‘Tchangues’ or mobile Shepherds on stilts


A fascinating example of shepherds and mobility! In France, Shepherds used stilts to get around on wet moorish land.

‘The Landes region of southwestern France was for much of its history impoverished, with few roads and vast swaths of marshy and treacherous terrain. To navigate the soft and unsteady heathlands, shepherds developed a unique adaptation — they traveled on stilts.’

– Alex Q. Arbuckle (https://mashable.com/2016/08/13/stilt-shepherds-landes/?europe=true#b7o7ODgYz5qp)

Berger echasse 1968

‘Locally referred to as tchangues, or “big legs,” the five-foot wooden stilts were strapped to a person’s legs and supplemented with a long staff which a shepherd used to direct his flock and as a support for resting. Perched comfortably atop this tripod configuration, a shepherd was afforded an elevated view to keep track of his sheep and watch for wolves.’

– Alex Q Arbuckle

Dressed in woolen coats, it is a BEAUTIFUL site to see!! Sheep becoming shepherd becoming sheep.’


‘The people of Landes were trained in stilt walking from a young age, and were capable of astonishing dexterity and balance, easily running, hopping and even bending down to pluck flowers. When the Empress Josephine visited the region in 1808, an escort of stilt walkers greeted her, their long strides allowing them to keep pace with Josephine’s trotting carriage horses.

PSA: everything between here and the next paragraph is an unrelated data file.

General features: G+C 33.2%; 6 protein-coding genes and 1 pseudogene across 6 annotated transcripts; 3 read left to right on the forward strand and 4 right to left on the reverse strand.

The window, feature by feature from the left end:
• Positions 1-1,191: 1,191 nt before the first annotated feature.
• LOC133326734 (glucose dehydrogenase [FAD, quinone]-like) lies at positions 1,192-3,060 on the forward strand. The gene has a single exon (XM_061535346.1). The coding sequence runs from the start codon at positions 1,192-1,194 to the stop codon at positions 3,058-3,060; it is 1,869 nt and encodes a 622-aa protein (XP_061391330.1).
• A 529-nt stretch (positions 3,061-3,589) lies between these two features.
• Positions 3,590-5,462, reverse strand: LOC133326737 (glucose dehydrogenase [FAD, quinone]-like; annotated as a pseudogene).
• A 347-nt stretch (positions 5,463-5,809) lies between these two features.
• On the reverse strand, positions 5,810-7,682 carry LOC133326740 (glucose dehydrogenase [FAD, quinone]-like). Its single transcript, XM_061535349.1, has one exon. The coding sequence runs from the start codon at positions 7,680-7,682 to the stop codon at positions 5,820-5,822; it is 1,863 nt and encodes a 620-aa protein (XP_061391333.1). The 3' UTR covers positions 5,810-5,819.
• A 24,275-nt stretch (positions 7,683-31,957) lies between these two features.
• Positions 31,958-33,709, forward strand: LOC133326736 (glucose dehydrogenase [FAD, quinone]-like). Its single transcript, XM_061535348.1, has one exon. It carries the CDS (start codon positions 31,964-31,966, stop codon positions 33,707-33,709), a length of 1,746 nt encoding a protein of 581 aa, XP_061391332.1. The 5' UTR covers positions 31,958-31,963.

Another notably efficient demonstration came in 1891, when Sylvain Dornon walked from Paris to Moscow on stilts in just 58 days clad in the distinctive sheepskin vest of his region.’- Alex Q Arbuckle



AND the best of the best is seeing men knitting whilst on stilts! INCREDIBLE direct production system (more to come on this blog about mobile knitting).


dfd4f0e461e5e11f7c727bd0ca09a49aShepherds of Landes France 1879


In the late 19th century, stilt walking started to die out with the introduction of drainage systems and large forestry planting projects. It is still practiced during festivals.


Leave a Reply

Fill in your details below or click an icon to log in:

WordPress.com Logo

You are commenting using your WordPress.com account. Log Out /  Change )

Facebook photo

You are commenting using your Facebook account. Log Out /  Change )

Connecting to %s

%d bloggers like this: